Yo soy La Lay

adventures in family, faith, and Down syndrome

Motivation

7:00 AM, Sunday morning

I wait.

Behind that blanket-draped gate, Tessa is babbling away, playing with some toys stolen from her sister.

I’m waiting for her to want to come to the other side.

This could take awhile.

Maybe a week ago, our physical therapist said that we were being a little too easy on Tessa.  She has encouraged us to seize the moments when she is most motivated, like when she wants to get out of bed or up into our arms.  Tessa knows that we will pick her up if she cries enough, so her motivation to develop her standing skills is kind of low.  She is a lightening fast crawler, so there is no strong urge to stand and walk and run.  After all, she can keep up with the other kids by crawling.  Yes, she is really that fast.


Yes, I do believe we will be here for awhile.

The fine line between being a kind parent and an enabler is ever-so-blurry sometimes.  At what point is she just not going to put in the effort?  At what point are we beyond a learning experience and into “well that’s just mean” territory?  And when do we just let it go in the name of our sanity?

And when we let it go, are we failing?

Special needs parenting is parenting on steroids.  These issues happen with all children, but the degree… the degree is different.

Motivation: the missing puzzle piece to solving my own impatience.  It’s a tricky one to find.

Especially when it is so hard to say no to this little face:

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On trusting one’s intuition

Sometimes, I’m really good at listening to my intuition as a parent.

And sometimes, there are moments like last night.

I should have heeded our sitter’s warning when I picked up the children.  I always love the moment when I arrive to get the girls after a long day of work.  All of the kids come wobbling toward me, a little bit like Children of the Corn, babbling some nonsense about their day, all at once, none of it the least bit coherent.  “They are wound up today!” she tells me.

I got this, I think to myself, with no concern over my impending night of single parenting.  Ellie had been asking us to order pizza all week.  I’d pop in a movie, call up Vita Bella, and put the girls in bed a little earlier than usual.  No problem.

In this moment, I made my first fatal mistake: when Ellie wouldn’t put her shoes on and I was anxious to get home, I told her that I had “secret, fun plans” for us.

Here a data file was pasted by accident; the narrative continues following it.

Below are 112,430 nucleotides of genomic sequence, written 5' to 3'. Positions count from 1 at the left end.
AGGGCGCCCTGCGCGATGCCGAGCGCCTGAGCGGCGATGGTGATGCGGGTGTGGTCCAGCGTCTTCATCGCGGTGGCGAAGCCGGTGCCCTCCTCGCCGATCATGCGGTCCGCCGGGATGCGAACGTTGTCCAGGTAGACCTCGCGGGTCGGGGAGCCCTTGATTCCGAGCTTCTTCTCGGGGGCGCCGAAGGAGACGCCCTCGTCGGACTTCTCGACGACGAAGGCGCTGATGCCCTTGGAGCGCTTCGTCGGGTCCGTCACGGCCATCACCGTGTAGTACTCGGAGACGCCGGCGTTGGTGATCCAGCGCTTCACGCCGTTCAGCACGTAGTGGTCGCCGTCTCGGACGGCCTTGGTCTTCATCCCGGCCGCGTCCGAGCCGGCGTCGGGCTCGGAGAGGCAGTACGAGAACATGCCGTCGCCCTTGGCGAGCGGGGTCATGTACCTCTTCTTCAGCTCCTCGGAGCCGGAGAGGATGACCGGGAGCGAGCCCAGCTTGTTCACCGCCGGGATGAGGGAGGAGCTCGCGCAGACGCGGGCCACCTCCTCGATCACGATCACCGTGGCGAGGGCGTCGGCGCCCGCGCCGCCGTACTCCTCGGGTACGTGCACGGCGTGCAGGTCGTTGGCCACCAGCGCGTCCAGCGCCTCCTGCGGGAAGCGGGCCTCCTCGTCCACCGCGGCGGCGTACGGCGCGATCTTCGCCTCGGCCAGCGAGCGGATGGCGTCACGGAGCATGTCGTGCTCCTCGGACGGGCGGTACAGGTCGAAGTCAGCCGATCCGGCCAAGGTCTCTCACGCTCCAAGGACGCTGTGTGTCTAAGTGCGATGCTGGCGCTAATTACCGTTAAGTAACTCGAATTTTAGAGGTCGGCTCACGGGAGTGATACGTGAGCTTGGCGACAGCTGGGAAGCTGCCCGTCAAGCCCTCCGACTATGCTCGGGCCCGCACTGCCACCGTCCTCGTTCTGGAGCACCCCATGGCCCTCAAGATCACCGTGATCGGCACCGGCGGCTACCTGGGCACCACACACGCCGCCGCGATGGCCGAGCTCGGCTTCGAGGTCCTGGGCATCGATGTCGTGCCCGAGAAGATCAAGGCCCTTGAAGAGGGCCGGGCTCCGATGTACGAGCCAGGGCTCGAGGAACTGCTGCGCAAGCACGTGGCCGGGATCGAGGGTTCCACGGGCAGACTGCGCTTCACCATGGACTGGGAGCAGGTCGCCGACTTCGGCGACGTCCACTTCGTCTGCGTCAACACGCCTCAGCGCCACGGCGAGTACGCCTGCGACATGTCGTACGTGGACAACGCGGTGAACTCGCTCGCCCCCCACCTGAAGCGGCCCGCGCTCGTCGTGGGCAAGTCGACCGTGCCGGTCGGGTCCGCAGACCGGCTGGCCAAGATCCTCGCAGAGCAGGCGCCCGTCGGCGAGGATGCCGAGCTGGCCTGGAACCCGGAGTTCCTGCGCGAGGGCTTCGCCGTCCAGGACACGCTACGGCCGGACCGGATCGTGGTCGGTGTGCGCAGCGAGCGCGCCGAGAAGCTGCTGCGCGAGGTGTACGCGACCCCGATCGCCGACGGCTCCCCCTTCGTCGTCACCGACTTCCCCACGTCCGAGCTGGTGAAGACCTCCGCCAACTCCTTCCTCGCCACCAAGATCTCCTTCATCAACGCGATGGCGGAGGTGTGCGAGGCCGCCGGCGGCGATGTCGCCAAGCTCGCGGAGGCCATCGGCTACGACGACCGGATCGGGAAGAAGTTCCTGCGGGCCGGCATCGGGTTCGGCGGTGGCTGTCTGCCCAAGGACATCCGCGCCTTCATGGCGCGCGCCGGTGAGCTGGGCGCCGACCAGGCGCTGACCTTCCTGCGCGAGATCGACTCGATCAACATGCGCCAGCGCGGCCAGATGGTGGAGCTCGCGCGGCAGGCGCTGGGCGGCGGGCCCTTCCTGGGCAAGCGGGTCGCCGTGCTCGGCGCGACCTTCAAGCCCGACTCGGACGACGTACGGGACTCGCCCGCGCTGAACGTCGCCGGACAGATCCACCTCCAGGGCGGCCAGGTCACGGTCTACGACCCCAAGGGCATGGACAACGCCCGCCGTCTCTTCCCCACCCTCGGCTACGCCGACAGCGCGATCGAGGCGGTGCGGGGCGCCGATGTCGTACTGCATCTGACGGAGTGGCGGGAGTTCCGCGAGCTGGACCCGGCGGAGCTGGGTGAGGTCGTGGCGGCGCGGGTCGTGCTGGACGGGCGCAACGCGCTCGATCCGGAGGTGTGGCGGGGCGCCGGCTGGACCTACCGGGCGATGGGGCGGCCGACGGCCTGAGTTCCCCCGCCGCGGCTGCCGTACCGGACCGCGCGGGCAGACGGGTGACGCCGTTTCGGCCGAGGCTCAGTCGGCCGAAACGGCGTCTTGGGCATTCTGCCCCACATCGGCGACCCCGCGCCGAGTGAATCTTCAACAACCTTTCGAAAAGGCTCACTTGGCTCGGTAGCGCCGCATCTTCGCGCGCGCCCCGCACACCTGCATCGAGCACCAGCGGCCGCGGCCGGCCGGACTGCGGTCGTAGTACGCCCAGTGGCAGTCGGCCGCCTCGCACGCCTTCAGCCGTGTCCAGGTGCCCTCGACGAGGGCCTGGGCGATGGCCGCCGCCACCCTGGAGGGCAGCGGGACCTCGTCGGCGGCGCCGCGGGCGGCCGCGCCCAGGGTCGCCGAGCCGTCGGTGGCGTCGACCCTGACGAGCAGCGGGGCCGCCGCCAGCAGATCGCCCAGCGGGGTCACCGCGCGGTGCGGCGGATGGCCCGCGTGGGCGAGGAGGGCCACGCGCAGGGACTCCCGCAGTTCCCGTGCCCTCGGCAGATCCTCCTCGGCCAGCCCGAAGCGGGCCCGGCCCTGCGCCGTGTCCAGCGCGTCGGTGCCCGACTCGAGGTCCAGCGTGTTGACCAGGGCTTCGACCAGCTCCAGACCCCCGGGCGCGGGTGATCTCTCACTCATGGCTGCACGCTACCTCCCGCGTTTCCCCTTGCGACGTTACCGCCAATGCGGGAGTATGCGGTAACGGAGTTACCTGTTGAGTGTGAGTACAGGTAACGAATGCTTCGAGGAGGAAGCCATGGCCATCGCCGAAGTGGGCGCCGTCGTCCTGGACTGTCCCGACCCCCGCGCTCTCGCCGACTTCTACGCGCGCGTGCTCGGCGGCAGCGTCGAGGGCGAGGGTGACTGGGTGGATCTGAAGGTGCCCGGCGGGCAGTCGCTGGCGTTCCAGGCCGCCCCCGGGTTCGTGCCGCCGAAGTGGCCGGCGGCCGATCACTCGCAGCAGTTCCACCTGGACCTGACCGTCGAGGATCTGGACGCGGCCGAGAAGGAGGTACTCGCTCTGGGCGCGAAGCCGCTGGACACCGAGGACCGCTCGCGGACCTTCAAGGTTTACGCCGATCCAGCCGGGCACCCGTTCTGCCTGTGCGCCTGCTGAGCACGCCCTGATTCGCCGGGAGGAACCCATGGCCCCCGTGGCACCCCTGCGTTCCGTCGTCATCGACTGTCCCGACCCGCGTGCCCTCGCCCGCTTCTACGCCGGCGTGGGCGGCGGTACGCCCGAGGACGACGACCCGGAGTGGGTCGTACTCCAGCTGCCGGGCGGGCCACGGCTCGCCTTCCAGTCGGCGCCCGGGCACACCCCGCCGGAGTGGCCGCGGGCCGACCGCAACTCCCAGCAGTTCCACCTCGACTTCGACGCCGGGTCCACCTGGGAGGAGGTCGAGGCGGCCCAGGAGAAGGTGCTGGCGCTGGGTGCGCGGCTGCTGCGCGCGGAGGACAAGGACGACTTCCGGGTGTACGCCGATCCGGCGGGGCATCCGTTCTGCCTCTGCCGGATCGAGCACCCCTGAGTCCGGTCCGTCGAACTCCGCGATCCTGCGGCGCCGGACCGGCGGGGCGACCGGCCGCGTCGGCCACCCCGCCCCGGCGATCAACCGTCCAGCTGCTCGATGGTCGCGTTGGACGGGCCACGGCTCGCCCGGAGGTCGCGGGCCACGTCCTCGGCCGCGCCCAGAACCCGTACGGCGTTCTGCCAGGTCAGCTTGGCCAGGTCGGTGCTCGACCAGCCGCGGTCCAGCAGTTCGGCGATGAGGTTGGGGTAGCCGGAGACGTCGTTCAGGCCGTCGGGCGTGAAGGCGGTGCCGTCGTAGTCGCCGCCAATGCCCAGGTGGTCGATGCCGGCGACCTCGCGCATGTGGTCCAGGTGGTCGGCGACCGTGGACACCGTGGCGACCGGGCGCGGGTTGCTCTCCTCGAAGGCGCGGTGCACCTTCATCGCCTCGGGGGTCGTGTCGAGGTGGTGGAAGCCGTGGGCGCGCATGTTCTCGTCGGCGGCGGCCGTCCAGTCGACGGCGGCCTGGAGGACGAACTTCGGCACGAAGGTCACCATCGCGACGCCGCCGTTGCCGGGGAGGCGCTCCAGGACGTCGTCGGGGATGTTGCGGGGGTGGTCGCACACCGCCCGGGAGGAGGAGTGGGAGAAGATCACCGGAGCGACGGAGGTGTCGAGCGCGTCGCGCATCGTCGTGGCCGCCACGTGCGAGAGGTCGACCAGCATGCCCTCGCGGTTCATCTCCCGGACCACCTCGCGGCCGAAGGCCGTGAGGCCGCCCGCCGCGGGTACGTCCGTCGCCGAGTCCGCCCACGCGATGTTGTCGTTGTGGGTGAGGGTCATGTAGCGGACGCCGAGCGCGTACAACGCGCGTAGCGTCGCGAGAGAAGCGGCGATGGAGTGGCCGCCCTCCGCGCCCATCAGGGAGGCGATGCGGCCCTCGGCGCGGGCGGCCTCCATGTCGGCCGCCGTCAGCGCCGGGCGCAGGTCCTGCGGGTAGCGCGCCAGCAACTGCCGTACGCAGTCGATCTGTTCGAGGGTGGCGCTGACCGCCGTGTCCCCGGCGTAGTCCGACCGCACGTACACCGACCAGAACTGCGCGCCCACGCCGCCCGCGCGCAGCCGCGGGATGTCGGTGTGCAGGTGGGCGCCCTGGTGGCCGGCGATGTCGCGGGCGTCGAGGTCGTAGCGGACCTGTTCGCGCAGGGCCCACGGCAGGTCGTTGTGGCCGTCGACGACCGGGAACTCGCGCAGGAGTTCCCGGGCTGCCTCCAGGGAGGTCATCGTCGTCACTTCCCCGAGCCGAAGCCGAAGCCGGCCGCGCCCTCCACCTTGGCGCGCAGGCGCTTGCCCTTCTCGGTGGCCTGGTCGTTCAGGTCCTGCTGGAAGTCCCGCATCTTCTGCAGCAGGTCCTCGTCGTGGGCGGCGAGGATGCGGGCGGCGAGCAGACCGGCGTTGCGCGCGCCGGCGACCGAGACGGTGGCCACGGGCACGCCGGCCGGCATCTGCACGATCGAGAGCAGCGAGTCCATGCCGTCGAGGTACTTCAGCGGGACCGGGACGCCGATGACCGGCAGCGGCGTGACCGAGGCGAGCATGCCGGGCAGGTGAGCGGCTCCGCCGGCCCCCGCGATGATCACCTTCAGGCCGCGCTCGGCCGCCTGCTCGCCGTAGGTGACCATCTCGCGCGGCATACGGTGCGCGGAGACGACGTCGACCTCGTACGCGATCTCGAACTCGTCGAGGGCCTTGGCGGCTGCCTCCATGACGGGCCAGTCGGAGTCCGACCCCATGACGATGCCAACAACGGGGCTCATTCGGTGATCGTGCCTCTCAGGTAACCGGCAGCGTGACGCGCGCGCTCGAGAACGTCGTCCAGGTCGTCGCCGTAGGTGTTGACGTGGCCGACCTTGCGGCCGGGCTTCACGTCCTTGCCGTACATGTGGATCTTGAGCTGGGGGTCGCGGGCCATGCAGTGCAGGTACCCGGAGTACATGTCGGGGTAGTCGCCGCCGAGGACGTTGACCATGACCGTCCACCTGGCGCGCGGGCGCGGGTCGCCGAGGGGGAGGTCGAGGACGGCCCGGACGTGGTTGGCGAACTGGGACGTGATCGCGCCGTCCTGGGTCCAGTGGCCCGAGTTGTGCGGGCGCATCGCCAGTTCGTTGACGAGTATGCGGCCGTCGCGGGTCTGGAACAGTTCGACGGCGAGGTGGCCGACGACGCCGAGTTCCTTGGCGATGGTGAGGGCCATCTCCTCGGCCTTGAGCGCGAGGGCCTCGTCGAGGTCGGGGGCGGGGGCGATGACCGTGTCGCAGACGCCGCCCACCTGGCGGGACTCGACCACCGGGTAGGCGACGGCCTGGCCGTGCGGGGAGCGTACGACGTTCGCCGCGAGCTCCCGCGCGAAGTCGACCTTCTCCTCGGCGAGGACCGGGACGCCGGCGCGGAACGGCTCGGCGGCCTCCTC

Through a series of unfortunate events, mostly due to the fact that Ellie had given up on her burning desire to eat pizza and still wanted “secret, fun plans,” (which I didn’t actually have), we ended up at Red Robin.  I knew it was a bad idea.  Every little voice in my head screamed “No!  Not tonight!”  and I ignored them.

If you aren’t familiar with Red Robin, it’s a hamburger joint that has generally been a really family-friendly environment (read: it’s incredibly loud).  Recently, our Red Robin has gone through a little remodel… they now have three “unofficial” sections: the adult (bar) section, the section for Parents Who Have It Together, and the Frazzled Parents and Loud Parties section.  There is a glass wall that separates the latter two sections, most certainly so that the Parents Who Have It Together can enjoy the show on the other side of the wall.  I’ll let you guess where they sat us last night.

Frazzled Parents, unite!!

In the instant that we sat down, Tessa decided that she was starving.  We have entered a phase of life where she can’t well communicate her needs, so there is a lot of growling.  Yes, growling.  Loud and forceful growling.

Three seconds later, Ellie told me that she needed to go to the bathroom.  Now I, as a parent with great foresight, knew that Ellie loves to check out public bathrooms and not actually pee, so I made her go before we left the house.  So, when she asked, I calmly told her that she would have to wait until we got home, feeling confident that she had just emptied her bladder.

Even after three portions of dinner and several soft pretzel bites (which I later found stockpiled in her cheeks and the roof of her mouth), Tessa continued to be starving.  She had had enough of the crummy, unsupportive high chair.  Ellie’s crayons were dropping all over the floor.  There was a lot of ketchup everywhere.

Before I knew it, Ellie was standing on her chair, announcing to me (and what felt like everyone in a five-table radius) that she needed to go the potty right now or the poop was going to come out of her butt.

I really need to listen to my intuition more often.

Our rockin’ night wrapped up soon after we go home… a lot sooner than Ellie would normally go to bed, in fact.  Later, I dozed off on the couch, only to be awoken by chubby little fingers poking at my cheeks and nose.  Tessa had been sitting on my lap, drinking her last bottle of the night, and was looking for more.  She smiled up at me with those little crinkly eyes and for just a moment, the events of the Great Red Robin Fiasco were a distant memory.

I can’t wait for tonight’s round two adventure….

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